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Newman Olodo & Ors. v. Chief Burton M. Josiah & Ors (2010)

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⦿ CASE SUMMARY OF:

Newman Olodo & Ors. v. Chief Burton M. Josiah & Ors (2010) – SC

by PipAr-RAshid

⦿ LITE HOLDING

Family land alloted to a person for farming or use cannot be sold without the consent of the family by that person.

⦿AREA OF LAW

– Customary Law

⦿ TAG(S)

– Family land.

 

⦿ PARTIES

APPELLANTS
1. NEWMAN OLODO
2. WISDOM NEWMAN
3. GERSHOM NEWMAN
4. GRANVILLE NEWMAN
5. ONUMEYE NEWMAN
6. GODWILL NEWMAN
7. OKPEYA NEWMAN
8. OTAVIE NEWMAN
9. LUCKY NEWMAN
10. DOGOOD NEWMAN
11. CHUKWU NEWMAN (For themselves and representing Tombo Family/unit of Izifa compound, Akenfa-Epie Yenagoa Local Government Area.)

v.

RESPONDENTS
1. CHIEF BURTON M. JOSIAH
2. CHIEF SYLVANUS AKPALO
3. MR.OKPOTO LYON
4. MR. AKIDA MAXWELL
5. MR. KWOTE NATHAN
6. MR. PIUS NATHAN
7. HELPME OGO
8. GODFREY OGO
9. PRINCE YAZI OKPOSO
10. TUGWELL ALBERT
11. SHEDUER ABAS
12. CROWDER JOHNSON (For themselves and representing Izifa Compound of Akenfa)

⦿ CITATION

(2010) LCN/3880(SC)

⦿ COURT

Supreme Court

⦿ LEAD JUDGEMENT DELIVERED BY:

A. FABIYI, J.S.C.

⦿ APPEARANCES

* FOR THE APPELLANT

– H. Igbikibenesima.

* FOR THE RESPONDENT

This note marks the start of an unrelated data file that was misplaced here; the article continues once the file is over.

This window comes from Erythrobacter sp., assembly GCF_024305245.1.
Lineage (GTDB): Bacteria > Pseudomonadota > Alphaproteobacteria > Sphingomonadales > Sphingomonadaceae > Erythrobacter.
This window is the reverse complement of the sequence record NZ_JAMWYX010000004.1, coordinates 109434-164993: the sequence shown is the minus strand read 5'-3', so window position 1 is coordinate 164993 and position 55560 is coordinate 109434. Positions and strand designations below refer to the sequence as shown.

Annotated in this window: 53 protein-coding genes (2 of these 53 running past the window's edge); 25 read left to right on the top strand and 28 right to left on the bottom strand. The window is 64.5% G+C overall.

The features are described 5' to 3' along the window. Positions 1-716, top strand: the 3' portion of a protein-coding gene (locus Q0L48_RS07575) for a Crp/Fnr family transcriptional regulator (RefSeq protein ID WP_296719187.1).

– I. Evans.

AAA

⦿ FACT (as relating to the issues)

The respondents herein, were the plaintiffs in suit No.YCC/63/95 at the Customary Court, Onopa- Yenagoa filed by them in representative capacity.

In their ‘Amended Claim‘, they claimed against the defendants/appellants herein in a representative capacity i.e. for themselves and as representing Tombo family Unit of Izifa Compound, Ahenfa Epie, yelga, as follows:- “A. A declaration that the plaintiffs (Izifa Compound) are vested with Customary Right of Occupancy over and covering the piece or parcel of land known and Called Azigene bush situate in Akenfa Epie, Yelga. B. A declaration that the defendants who are descendants of one of Izifa’s daughters are not vested with an exclusive right or better right of ownership (title) than the plaintiffs over the land known and called Azigene bush situate in Akenfa Epie, Yelga. C. An order of perpetual injunction restraining the defendants by themselves, their agents, assigns, servants or successors-in-title from exercising further acts of trespass or exclusive right over the said Azigene bush.”

The appellants, as plaintiffs in Suit No.YCC/64/95 (for themselves and as representing Tombo family Unit, Akenfa-Epie, Yelga) also claimed as follows:- “A. Declaration that the plaintiffs are vested with an exclusively Customary Right of Occupancy over and covering the piece or parcel of land known and called OKPUZA LAND and the creeks therein situate in Azigene Bush Akenfa, Epie. B. An order of perpetual injunction restraining the defendants by themselves, their successors-in-title, agents servants, assigns or privies from further acts of trespass.”

Available:  Philip Obiora v. Paul Osele (1989) - SC

On 23rd November, 1995, the trial Customary Court ordered the consolidation of the two suits for purpose of hearing. Each party adduced evidence and called witnesses.